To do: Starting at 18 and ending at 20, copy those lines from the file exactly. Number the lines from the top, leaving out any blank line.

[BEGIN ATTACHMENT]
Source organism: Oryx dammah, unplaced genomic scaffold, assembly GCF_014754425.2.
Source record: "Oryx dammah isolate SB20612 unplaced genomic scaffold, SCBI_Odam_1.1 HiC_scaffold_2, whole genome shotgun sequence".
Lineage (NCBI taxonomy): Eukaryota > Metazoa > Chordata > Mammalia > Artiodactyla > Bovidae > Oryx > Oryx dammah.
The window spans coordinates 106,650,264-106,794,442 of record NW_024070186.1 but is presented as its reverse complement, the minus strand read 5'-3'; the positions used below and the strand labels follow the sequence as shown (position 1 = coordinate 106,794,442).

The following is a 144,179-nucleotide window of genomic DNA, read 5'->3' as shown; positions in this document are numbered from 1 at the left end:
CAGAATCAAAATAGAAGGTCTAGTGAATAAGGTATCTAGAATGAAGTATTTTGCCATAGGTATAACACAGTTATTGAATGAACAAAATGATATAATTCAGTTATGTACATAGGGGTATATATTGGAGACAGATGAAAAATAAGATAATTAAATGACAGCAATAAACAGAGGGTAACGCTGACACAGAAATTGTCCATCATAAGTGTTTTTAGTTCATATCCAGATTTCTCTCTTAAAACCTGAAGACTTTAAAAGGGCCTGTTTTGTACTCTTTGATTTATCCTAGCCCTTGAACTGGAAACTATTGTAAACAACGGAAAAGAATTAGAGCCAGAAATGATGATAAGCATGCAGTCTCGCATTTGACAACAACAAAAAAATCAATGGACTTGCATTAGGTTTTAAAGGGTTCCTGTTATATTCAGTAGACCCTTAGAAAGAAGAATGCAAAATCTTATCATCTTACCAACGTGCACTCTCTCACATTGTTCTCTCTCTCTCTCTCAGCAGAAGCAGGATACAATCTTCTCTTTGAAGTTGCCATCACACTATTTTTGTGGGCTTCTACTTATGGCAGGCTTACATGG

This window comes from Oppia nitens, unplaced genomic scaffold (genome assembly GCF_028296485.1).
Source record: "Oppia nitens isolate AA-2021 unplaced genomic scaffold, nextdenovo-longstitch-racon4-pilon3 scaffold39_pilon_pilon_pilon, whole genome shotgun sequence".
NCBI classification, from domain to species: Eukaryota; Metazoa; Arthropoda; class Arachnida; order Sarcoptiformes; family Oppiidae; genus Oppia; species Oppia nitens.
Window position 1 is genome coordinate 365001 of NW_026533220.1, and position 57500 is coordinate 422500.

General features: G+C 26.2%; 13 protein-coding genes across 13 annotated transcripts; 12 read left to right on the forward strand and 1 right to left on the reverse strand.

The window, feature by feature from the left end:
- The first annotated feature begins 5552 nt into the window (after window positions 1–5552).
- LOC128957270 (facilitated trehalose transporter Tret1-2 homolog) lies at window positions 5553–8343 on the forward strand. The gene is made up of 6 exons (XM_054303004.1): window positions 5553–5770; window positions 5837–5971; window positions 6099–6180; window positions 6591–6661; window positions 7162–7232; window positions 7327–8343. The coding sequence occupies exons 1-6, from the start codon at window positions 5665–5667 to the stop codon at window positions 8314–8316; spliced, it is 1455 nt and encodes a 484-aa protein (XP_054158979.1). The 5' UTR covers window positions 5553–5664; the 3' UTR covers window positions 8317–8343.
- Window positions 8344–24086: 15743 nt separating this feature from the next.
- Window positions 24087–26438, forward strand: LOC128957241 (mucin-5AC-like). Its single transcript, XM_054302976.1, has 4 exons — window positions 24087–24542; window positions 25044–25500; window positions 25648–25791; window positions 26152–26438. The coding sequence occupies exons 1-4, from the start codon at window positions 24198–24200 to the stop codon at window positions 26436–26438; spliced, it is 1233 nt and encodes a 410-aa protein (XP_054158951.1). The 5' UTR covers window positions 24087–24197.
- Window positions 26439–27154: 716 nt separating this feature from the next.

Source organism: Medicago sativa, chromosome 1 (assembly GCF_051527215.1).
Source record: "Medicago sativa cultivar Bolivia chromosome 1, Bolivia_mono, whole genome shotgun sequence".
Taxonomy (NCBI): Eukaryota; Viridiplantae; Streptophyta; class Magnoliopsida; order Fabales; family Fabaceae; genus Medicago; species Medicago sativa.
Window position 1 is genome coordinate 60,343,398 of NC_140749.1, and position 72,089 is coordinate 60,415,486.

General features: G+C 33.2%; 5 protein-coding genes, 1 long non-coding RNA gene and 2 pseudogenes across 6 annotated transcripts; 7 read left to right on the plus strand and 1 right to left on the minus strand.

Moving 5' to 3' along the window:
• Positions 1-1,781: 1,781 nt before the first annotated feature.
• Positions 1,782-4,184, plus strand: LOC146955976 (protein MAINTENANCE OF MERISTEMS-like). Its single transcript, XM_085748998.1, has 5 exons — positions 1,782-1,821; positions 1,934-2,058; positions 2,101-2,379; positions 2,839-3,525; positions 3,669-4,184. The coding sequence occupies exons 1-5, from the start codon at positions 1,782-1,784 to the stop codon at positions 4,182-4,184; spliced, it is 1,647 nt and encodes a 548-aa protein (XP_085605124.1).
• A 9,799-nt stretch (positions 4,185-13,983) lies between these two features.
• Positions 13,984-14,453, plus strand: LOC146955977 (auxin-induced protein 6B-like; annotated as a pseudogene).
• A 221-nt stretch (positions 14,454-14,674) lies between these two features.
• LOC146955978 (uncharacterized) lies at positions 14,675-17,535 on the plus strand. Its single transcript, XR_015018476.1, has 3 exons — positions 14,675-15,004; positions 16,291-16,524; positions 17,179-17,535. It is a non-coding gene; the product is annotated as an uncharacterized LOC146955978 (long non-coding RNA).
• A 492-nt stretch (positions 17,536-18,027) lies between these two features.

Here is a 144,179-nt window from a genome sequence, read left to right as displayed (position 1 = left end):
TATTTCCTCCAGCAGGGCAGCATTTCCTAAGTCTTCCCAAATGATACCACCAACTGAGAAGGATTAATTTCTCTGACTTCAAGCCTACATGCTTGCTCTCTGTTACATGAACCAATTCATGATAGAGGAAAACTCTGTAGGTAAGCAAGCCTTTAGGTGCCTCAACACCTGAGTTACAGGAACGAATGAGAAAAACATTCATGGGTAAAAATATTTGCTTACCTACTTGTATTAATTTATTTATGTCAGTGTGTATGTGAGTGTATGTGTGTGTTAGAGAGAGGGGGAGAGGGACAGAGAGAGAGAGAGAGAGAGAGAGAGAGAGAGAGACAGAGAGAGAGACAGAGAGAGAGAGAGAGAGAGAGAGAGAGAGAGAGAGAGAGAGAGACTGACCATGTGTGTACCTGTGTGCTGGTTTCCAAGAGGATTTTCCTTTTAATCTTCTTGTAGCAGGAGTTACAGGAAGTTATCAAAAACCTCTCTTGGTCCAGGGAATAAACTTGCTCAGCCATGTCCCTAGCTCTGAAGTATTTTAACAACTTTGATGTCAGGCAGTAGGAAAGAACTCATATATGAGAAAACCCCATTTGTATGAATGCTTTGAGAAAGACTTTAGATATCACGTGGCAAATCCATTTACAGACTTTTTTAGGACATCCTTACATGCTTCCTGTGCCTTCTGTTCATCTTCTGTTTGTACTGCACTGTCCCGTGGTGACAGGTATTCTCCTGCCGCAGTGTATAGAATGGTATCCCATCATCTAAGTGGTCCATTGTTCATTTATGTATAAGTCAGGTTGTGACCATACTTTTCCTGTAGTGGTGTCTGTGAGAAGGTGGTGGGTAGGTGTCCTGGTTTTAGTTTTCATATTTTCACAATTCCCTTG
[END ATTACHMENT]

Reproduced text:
Source organism: Medicago sativa, chromosome 1 (assembly GCF_051527215.1).
Source record: "Medicago sativa cultivar Bolivia chromosome 1, Bolivia_mono, whole genome shotgun sequence".
Taxonomy (NCBI): Eukaryota; Viridiplantae; Streptophyta; class Magnoliopsida; order Fabales; family Fabaceae; genus Medicago; species Medicago sativa.